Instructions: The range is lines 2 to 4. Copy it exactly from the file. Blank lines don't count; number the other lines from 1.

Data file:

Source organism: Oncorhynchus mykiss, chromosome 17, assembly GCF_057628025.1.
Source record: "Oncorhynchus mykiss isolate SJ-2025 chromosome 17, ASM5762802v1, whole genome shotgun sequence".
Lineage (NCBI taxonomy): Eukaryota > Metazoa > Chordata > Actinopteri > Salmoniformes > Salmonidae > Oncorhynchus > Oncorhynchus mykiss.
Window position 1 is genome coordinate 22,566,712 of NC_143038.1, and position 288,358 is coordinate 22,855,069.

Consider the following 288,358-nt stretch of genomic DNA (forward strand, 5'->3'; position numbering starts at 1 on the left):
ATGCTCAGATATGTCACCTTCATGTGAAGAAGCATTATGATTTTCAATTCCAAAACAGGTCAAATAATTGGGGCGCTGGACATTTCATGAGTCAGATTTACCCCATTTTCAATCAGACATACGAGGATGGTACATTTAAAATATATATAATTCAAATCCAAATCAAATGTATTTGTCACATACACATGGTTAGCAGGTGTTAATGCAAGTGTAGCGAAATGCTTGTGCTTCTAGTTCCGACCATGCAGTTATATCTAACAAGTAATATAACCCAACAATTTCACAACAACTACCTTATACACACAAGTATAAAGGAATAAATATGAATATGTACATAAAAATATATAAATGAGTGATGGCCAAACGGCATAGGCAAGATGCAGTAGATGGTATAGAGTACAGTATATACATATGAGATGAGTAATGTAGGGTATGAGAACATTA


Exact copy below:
Source record: "Oncorhynchus mykiss isolate SJ-2025 chromosome 17, ASM5762802v1, whole genome shotgun sequence".
Lineage (NCBI taxonomy): Eukaryota > Metazoa > Chordata > Actinopteri > Salmoniformes > Salmonidae > Oncorhynchus > Oncorhynchus mykiss.
Window position 1 is genome coordinate 22,566,712 of NC_143038.1, and position 288,358 is coordinate 22,855,069.